By Shawn Cohen and Aaron Short, New York Post
Thousands of NYPD cops turned their backs on Mayor de Blasio on Sunday outside a Brooklyn funeral homeas he eulogized a murdered NYPD officer inside.
As de Blasio addressed the loved ones of Detective Wenjian Liu in the Aievoli Funeral Home in Bensonhurst, the sea of blue watching the funeral on huge TV screens outside showed their disgust for Hizzoner by turning around as he spoke.
Cops have been furious with de Blasio mainly since the grand-jury rulings involving the deaths of Staten Island dad Eric Garner and Missouri teen Michael Brown, two unarmed black men who died during confrontations with white cops. Neither cop was criminally charged.
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The mayor said afterward that he worries about how his son, Dante, who is half-black, might be treated by police because of his race.
The cops say de Blasio’s comment is just another instance in which he has added to the anti-cop sentiment in the city.
Liu and Officer Rafael Ramos were sitting in their patrol car in Bedford-Stuyvesant on Dec. 20 when deranged, cop-hating killer Ismaaiyl Brinsley came up from behind to execute them. Brinsley committed suicide before cops could catch him.
Officers first turned their backs to de Blasio when he visited the hospital where Ramos and Liu were treated. They then also turned turned their backs to him outside the church where Ramos’ funeral was held Dec. 27.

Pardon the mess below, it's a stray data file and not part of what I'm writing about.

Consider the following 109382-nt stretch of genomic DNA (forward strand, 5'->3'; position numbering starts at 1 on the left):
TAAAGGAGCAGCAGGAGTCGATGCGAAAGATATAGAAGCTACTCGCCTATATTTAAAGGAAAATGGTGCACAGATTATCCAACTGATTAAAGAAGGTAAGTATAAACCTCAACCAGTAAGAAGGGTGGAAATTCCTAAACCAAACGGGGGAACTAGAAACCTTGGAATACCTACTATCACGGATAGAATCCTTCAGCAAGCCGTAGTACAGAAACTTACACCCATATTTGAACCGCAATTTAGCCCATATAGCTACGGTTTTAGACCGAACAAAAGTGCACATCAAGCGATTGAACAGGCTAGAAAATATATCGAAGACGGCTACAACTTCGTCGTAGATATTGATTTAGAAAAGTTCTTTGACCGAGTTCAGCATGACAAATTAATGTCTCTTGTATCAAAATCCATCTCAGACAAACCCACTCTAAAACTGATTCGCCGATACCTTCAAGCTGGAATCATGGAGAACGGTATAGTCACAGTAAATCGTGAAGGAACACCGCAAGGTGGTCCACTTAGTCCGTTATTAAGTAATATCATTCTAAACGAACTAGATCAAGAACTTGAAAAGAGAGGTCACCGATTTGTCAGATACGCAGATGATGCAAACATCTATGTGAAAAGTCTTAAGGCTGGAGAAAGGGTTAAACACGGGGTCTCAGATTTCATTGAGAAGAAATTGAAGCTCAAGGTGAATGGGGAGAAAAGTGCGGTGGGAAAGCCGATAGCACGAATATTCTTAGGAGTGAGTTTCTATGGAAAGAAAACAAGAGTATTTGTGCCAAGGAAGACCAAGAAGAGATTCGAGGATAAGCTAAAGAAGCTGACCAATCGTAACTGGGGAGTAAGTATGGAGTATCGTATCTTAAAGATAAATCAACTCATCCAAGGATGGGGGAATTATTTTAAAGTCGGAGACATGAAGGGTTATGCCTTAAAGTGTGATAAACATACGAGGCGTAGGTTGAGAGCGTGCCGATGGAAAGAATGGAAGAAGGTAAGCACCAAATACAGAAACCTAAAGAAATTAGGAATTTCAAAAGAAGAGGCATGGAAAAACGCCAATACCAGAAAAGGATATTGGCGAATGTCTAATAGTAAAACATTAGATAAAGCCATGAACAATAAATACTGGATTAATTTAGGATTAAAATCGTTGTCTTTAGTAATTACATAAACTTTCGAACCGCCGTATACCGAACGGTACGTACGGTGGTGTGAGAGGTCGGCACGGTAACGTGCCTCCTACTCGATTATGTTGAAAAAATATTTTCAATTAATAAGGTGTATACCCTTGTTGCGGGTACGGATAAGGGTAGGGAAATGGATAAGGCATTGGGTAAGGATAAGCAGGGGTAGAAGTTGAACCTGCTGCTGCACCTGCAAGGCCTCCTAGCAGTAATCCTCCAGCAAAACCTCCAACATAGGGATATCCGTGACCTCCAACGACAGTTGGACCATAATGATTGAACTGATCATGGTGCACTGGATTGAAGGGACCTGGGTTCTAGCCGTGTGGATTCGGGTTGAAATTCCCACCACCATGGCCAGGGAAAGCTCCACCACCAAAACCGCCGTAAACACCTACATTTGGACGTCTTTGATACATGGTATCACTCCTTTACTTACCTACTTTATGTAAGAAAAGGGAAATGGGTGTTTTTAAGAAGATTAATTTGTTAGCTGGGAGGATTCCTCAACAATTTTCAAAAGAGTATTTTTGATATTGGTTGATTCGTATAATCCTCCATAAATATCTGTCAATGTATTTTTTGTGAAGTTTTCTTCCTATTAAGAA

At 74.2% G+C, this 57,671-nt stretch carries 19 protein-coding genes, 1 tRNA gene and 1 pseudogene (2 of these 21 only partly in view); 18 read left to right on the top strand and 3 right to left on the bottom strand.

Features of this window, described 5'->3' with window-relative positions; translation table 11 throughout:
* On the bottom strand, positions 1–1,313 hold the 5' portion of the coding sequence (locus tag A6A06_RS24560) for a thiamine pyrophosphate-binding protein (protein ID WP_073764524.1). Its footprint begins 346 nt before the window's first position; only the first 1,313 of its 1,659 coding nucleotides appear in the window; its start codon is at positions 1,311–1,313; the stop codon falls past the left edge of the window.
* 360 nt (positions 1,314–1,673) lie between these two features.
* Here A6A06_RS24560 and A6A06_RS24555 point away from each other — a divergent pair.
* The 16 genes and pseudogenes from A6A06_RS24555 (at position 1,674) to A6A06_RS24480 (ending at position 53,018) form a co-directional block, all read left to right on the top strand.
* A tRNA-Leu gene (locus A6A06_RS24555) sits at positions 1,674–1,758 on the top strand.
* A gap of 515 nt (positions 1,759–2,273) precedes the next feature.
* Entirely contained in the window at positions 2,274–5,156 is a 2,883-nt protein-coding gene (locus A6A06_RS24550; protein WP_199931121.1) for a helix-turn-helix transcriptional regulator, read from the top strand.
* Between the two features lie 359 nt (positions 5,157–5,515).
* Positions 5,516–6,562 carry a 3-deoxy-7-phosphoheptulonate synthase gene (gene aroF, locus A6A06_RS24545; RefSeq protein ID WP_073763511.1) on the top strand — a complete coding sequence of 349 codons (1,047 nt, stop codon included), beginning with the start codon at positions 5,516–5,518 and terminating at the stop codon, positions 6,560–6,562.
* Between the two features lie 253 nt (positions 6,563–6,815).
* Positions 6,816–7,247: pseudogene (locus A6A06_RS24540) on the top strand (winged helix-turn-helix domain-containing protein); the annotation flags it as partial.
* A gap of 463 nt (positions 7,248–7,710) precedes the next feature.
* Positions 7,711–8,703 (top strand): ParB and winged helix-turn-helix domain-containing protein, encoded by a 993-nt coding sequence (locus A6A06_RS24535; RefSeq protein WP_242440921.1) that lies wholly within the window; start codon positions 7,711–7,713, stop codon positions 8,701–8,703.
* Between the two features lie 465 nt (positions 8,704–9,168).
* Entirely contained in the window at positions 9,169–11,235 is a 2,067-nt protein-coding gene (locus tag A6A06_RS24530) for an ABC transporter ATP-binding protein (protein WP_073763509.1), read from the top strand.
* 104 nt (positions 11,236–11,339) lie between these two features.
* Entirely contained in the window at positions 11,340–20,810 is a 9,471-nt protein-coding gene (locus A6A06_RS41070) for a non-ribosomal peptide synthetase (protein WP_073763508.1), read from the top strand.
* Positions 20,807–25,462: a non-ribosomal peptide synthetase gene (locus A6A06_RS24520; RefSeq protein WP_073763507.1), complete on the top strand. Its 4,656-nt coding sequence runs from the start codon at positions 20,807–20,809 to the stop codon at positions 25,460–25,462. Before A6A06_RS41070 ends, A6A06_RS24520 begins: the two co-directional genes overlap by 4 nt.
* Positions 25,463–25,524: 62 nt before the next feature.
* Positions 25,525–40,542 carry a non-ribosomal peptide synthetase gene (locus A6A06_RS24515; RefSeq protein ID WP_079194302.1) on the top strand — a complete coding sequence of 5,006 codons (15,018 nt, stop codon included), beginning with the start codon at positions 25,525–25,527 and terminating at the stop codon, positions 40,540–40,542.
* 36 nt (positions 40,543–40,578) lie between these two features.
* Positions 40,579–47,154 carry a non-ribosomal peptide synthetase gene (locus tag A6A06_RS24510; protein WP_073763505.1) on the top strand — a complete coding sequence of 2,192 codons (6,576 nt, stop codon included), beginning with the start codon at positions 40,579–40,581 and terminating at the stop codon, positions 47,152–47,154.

NYPD Commissioner Bill Bratton asked officers not to repeat that silent protest at Liu’s funeral Sunday.
Cops from across the country joined the ceremony honoring Liu.
“All of our city is heart-broken today,” de Blasio told mourners. “All of this city is feeling the pain, and all of the city wants to lift up the Liu family and the Ramos family.”
Liu’s loved ones, many who traveled here from China, arrived for the service in a procession of eight black vans and two limos.
“Detective Wenjian Liu was a good man. He walked a path of courage, a path of sacrifice, a path of kindness,” de Blasio said. “This is who he was.”
US Rep. Peter King (R-Long Island) said as he arrived for Liu’s funeral, “I’ve been critical of the mayor, [but] today is not the day for that [protest]. I understand why the police did what they did [at Ramos’s service]. I think the police have made their point. [But] that should be behind us now. I wouldn’t do it myself.”
Two plainclothes cops, outside the funeral home, made no apologies for their back-turning protest.
“He [de Blasio] turned his back on us,” one officer said.
“I can’t stand even looking at him,” the other cop said. “He has no friends here.”